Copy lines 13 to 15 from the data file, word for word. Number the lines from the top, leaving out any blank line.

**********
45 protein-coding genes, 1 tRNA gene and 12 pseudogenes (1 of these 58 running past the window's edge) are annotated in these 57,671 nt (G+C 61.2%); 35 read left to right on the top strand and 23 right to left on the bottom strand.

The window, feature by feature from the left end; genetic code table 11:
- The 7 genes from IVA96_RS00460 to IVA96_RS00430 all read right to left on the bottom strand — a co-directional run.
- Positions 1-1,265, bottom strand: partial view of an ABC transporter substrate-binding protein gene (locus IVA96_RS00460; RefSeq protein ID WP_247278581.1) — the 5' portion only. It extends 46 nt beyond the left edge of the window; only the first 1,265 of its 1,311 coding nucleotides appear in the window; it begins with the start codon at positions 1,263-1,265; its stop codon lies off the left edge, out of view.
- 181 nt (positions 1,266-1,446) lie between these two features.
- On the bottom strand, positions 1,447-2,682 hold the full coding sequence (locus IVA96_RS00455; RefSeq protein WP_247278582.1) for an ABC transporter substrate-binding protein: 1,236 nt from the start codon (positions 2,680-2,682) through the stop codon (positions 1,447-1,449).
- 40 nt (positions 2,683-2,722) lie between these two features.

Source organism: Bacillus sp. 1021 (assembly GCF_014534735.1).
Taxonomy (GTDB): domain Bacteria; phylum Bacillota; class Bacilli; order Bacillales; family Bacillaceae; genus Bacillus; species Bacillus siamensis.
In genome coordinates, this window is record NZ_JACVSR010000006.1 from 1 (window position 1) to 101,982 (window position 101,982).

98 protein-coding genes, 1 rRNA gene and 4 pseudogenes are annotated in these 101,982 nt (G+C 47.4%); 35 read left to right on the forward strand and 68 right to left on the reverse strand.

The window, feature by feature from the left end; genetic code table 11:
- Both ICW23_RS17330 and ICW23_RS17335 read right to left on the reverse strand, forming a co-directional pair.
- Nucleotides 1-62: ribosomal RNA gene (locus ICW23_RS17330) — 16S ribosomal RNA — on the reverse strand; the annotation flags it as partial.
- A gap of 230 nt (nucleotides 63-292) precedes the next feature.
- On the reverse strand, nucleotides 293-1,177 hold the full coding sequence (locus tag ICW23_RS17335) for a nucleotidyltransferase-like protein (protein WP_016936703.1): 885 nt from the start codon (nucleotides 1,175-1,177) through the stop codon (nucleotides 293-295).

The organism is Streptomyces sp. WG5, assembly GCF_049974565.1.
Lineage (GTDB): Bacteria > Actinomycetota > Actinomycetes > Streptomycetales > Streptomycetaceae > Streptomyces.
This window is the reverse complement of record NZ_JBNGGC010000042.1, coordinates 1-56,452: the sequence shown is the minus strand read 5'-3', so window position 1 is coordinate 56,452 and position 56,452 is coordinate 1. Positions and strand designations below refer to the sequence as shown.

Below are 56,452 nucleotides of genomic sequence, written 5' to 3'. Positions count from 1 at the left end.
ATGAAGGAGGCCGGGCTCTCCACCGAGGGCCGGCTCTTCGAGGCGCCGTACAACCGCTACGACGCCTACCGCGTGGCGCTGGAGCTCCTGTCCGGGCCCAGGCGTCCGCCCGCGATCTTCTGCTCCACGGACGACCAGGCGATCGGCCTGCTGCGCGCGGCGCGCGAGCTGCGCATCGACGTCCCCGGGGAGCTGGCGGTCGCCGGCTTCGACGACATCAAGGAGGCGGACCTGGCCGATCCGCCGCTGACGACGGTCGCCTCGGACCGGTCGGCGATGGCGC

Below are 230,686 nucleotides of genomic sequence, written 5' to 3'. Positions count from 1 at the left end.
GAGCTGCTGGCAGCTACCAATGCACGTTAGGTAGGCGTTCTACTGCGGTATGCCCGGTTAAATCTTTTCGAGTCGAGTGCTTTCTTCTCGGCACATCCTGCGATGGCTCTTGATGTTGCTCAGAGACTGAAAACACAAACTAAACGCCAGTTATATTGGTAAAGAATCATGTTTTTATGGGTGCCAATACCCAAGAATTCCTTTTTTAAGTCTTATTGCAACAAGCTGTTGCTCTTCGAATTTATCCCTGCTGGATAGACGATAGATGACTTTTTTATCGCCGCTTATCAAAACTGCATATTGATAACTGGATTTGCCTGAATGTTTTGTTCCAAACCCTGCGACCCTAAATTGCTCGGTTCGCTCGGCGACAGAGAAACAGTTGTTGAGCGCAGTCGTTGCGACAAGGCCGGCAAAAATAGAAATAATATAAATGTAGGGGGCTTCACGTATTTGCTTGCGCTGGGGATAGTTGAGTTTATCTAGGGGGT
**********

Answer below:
- Both ICW23_RS17330 and ICW23_RS17335 read right to left on the reverse strand, forming a co-directional pair.
- Nucleotides 1-62: ribosomal RNA gene (locus ICW23_RS17330) — 16S ribosomal RNA — on the reverse strand; the annotation flags it as partial.
- A gap of 230 nt (nucleotides 63-292) precedes the next feature.